Roosevelt went about the business of promoting himself and his party with his customary passion and intensity. Hours before a scheduled speech in Milwaukee that October, an assailant fired a .32 caliber pistol straight at Roosevelt's heart; the bullet instead met the case holding the folded-up speech pages Roosevelt carried in his breast pocket, only wounding him. Still bleeding from the bullet piercing, he gave the speech, held up the now red-streaked pages and announced, "It takes more than that to kill a Bull Moose!"

"A vote is like a rifle; its usefulness depends on the character of the user."

Unfortunately for the Bull Moosers, with Roosevelt and Taft now effectively splitting the Republican vote, the path was clear for the Democrat Wilson to win the election. Roosevelt did win more votes than Taft, however - to this day the only time a third-party candidate beat one of the two main parties.

Theodore Roosevelt Fact 4"There is not a man of us who does not at times need a helping hand to be stretched out to him,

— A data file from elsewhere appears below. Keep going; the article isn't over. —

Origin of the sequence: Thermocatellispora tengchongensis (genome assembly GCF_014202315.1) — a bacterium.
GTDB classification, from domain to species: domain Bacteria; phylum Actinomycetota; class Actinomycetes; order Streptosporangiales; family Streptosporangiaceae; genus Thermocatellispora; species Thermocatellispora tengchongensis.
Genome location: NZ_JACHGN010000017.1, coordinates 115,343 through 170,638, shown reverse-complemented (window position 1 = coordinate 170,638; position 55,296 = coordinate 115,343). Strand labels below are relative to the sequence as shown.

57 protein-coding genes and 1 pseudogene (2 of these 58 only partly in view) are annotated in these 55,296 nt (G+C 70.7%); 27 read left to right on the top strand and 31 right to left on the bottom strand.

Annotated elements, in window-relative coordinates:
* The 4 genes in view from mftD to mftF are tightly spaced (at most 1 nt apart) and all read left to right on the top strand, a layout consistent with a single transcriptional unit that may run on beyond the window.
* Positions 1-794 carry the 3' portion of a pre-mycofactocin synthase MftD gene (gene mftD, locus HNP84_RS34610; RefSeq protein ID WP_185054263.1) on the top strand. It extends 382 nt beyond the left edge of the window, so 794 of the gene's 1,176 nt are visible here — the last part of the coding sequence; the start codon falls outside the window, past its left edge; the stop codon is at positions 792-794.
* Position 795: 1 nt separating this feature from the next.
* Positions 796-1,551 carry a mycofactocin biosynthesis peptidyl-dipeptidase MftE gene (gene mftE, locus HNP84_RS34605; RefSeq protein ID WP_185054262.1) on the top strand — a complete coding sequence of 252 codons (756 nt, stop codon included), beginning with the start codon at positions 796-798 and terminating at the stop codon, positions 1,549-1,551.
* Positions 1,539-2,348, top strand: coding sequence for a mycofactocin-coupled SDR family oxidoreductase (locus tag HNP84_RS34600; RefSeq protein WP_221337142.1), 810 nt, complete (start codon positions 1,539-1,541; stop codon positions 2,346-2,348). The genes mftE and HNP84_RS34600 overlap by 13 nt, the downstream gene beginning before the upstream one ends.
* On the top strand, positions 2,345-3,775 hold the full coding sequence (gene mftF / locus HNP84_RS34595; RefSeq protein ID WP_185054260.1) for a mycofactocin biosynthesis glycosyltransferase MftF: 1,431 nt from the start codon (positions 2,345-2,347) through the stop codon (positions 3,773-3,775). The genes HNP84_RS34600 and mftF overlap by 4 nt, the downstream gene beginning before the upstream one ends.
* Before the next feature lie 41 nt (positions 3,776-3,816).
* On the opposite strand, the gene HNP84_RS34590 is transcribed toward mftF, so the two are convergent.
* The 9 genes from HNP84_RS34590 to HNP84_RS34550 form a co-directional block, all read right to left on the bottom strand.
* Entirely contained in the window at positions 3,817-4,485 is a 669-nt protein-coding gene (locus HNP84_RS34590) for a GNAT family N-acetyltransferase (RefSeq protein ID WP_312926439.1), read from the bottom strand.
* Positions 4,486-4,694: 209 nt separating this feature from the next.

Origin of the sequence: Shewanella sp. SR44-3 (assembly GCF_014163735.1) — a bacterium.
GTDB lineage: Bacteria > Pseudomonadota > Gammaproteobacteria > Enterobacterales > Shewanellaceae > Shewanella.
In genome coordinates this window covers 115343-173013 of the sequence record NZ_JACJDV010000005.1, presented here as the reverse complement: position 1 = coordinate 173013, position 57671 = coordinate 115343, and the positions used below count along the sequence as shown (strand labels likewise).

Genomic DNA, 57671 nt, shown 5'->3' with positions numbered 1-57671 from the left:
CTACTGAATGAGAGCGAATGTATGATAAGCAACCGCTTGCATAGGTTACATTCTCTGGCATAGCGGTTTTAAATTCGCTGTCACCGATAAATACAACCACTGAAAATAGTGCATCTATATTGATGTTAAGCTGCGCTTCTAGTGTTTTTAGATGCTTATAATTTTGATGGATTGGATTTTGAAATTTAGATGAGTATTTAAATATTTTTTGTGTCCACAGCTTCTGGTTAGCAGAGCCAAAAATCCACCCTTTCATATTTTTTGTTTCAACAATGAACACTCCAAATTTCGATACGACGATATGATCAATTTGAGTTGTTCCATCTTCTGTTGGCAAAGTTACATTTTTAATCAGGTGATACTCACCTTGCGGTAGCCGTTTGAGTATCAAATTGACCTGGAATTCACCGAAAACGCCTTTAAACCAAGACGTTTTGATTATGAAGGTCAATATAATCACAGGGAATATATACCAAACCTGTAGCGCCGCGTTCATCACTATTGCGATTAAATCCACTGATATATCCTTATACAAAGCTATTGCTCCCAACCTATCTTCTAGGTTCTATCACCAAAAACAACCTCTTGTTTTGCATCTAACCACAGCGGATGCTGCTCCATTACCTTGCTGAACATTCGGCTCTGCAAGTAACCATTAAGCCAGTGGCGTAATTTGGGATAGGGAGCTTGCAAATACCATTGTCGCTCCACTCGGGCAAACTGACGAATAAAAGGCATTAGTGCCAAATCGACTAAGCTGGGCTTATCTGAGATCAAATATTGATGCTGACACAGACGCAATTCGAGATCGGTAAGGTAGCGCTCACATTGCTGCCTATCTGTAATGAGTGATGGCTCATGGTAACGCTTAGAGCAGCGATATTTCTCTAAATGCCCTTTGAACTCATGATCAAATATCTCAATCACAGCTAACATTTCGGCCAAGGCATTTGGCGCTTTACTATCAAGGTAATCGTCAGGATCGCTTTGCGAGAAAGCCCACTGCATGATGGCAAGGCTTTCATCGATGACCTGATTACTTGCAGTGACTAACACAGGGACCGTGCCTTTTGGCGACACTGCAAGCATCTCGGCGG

and then shame upon him who will not stretch out the helping hand to his brother."

After the election, Roosevelt and his son Kermit embarked on a dangerous journey in Brazil, traveling the turbulent "River of Doubt." Their crew of naturalists and cameramen were plagued by insects, injuries, hunger and fever but managed to map the previously uncharted river. Additionally, thousands of bird and mammal specimens were collected as they navigated the perilous rapids, later renamed Roosevelt River. Roosevelt himself never fully recovered from the malaria and fever he contracted, which would contribute to his early death at the age of 60 in Oyster Bay, New York.

"In any moment of decision, the best thing you can do is the right thing,
the next best thing is the wrong thing,
and the worst thing you can do is nothing."


Bloomfield, Kevin. "The Progressive Party and the 1912 Presidential Election". President Elect, January 26, 2009
Historical Text Archive. Teddy Roosevelt and the Progressive Era, 1901-1908.
Howland, Harold (July 2001). "Theodore Roosevelt and His Times, a Chronicle of the Progressive Movement"; Project Gutenberg. Retrieved 2009-10-12
Law Library - American Law and Legal Information. Progressive Party.
Mowry, George E. The Era Of Theodore Roosevelt And The Birth Of Modern American 1900 1912. New York: Harper, 1958.
O’Toole, Patricia. "The War of 1912". Time, June 25, 2006.
Roosevelt, Theodore. Theodore Roosevelt: An Autobiography. New York: MacMillan, 1913.
Saunders, Roger. "Theodore Roosevelt's Rough Riders: A Band of Miners, Cowboys, Hunters Free Cuba in Spanish American War". Suite101, February 16, 2008.
Theodore Roosevelt Association. Chartered by an Act of Congress in 1920, The Theodore Roosevelt Association provides authoritative information on the life and ideals of Theodore Roosevelt.